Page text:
“STI rates have reached historic highs and continue to climb in California and across the country. The COVID-19 pandemic has only reminded us that we must be vigilant and responsive when it comes to public health,” said Amy Moy, Chief External Affairs Officer of Essential Access Health. “SB 1234 will help ensure that everyone has access to the high-quality, patient-centered, and confidential STI treatment and services they want and need through a robust network of Family PACT providers. We applaud committee members for voting to advance the bill and recognizing the important role it will play in advancing health access and equity statewide. Essential Access Health is proud to work with Senator Pan and we thank him for his ongoing leadership and efforts to address the state’s STI crisis.”
“With rates of STIs in California continuing to rise at an alarming pace, we must prioritize policy and structural solutions that increase equitable access to comprehensive STI services to communities that are disproportionately affected,” said Tyler TerMeer, PhD, CEO of San Francisco AIDS Foundation. “San Francisco AIDS Foundation (SFAF) supports SB 1234, which would close the coverage gap in STI services for LGBTQ+ individuals. This is a policy priority that will advance health justice for our communities in California. SFAF appreciates the opportunity to work with Dr. Pan on this important legislation.”
The COVID-19 pandemic has exacerbated STI rates in California and across the country that had already reached crisis levels prior to the public health emergency. According to the Centers for Disease Control and Prevention (CDC), 1 in 5 people in the U.S. have an STI. Nearly 350,000 Californians were infected with syphilis, chlamydia, or gonorrhea in 2019. Over the past 10 years, syphilis cases in the state have increased by 349%, gonorrhea cases by 236%, and chlamydia cases by 61%. Untreated STIs can lead to serious long-term health consequences, including infertility, blindness in the case of gonorrhea and cervical cancer related to human papilloma virus (HPV) infections. Approximately $1 billion is spent annually in California on health costs associated with STIs.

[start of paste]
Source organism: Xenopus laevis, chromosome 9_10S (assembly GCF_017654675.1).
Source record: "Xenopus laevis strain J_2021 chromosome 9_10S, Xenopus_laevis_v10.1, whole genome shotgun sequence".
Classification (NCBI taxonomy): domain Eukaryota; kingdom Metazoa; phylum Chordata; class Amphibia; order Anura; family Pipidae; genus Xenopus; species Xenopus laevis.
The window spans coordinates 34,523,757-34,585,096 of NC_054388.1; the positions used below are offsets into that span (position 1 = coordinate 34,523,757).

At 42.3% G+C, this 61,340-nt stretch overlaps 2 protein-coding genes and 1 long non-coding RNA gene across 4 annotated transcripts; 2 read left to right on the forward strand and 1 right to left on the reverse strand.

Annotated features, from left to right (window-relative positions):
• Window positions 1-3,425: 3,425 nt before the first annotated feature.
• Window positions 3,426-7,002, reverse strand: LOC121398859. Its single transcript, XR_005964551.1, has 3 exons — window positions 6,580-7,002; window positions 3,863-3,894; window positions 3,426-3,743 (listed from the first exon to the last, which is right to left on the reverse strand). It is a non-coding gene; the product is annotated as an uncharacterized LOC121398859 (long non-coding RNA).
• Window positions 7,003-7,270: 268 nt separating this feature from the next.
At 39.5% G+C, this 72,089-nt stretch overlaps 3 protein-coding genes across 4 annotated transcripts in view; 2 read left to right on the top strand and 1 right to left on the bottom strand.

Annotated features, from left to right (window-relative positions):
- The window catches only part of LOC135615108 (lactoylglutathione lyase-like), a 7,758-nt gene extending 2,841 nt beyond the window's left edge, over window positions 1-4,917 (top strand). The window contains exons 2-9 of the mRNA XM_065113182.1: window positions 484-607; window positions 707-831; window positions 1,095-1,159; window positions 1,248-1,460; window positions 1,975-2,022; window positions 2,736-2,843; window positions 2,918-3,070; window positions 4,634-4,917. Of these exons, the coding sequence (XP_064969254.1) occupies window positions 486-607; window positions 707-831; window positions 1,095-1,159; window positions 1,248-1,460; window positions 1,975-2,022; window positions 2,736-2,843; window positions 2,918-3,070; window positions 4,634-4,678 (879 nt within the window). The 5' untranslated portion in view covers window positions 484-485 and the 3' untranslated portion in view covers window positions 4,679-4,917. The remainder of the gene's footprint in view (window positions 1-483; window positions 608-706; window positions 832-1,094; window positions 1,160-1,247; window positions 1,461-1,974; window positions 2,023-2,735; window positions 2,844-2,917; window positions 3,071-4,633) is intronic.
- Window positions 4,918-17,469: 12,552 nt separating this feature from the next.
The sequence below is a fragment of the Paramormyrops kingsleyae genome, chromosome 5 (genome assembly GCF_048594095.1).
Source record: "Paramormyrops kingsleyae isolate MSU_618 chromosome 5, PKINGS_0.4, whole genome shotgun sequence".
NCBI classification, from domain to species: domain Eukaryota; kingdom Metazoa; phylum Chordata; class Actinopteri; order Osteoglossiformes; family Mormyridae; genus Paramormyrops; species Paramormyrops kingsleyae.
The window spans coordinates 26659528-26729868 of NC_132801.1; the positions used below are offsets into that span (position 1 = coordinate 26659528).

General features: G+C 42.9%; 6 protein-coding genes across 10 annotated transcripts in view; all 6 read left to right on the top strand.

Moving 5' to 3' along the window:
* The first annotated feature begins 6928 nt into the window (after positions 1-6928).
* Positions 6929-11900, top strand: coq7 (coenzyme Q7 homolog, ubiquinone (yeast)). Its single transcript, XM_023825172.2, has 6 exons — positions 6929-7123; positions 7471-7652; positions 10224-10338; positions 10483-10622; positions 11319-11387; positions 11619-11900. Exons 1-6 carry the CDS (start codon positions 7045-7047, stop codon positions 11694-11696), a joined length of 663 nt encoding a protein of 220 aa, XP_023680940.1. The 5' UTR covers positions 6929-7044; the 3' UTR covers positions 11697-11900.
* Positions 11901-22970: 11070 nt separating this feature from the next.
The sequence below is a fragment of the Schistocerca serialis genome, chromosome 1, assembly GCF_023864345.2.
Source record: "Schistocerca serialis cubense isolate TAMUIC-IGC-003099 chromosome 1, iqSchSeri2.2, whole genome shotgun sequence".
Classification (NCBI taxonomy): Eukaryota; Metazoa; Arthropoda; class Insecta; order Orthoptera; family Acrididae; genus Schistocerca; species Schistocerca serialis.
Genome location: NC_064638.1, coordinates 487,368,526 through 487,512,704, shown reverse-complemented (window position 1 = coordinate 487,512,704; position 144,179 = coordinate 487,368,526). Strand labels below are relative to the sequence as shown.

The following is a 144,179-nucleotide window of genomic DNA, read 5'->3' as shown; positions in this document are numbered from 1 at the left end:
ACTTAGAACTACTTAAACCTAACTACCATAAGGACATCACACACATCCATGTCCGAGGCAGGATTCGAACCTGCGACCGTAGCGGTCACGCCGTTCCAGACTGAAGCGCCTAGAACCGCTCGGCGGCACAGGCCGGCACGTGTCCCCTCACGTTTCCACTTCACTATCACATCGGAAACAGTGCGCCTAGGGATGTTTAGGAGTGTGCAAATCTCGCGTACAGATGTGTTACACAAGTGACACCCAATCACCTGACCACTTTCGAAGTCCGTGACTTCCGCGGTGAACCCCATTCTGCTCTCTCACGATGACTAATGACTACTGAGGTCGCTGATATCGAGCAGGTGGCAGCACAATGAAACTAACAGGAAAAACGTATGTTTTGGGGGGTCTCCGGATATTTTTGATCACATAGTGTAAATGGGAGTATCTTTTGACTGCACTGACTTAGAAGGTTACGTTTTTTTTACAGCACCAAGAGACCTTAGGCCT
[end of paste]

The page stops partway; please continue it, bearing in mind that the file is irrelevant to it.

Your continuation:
Although our STI public health crisis is affecting communities across the state, California youth, communities of color, and LGBTQ+ populations are disproportionately impacted. According to the California STD Control Branch, men who have sex with men (MSM) made up more than half of reported male gonorrhea cases in 2017 – approximately 32,000 cases. In the same year, 71% of early syphilis cases reported in the state were among MSM populations. Statewide data indicate over half of all STIs in the state are experienced among California youth ages 15 – 24 years old. Young people ages 15-24 make up more than 5 out of every 10 chlamydia cases in California and 3 out of every 10 gonorrhea cases.
Despite the progress made in California to expand health access statewide, coverage gaps persist that have further fueled a rise in STI rates and continue to perpetuate long-standing health inequities. California does not have a state-funded episodic coverage program for low-income, uninsured people to access STI testing and treatment. The Family PACT program covers STI prevention, counseling, testing, and treatment for eligible low-income and uninsured people, but only within the context of a family planning visit. People not at risk for experiencing or causing unintended pregnancy are not currently eligible for Family PACT services. The group most negatively impacted by this structural inequity are LGBTQ+ individuals, particularly young gay and bisexual men of color.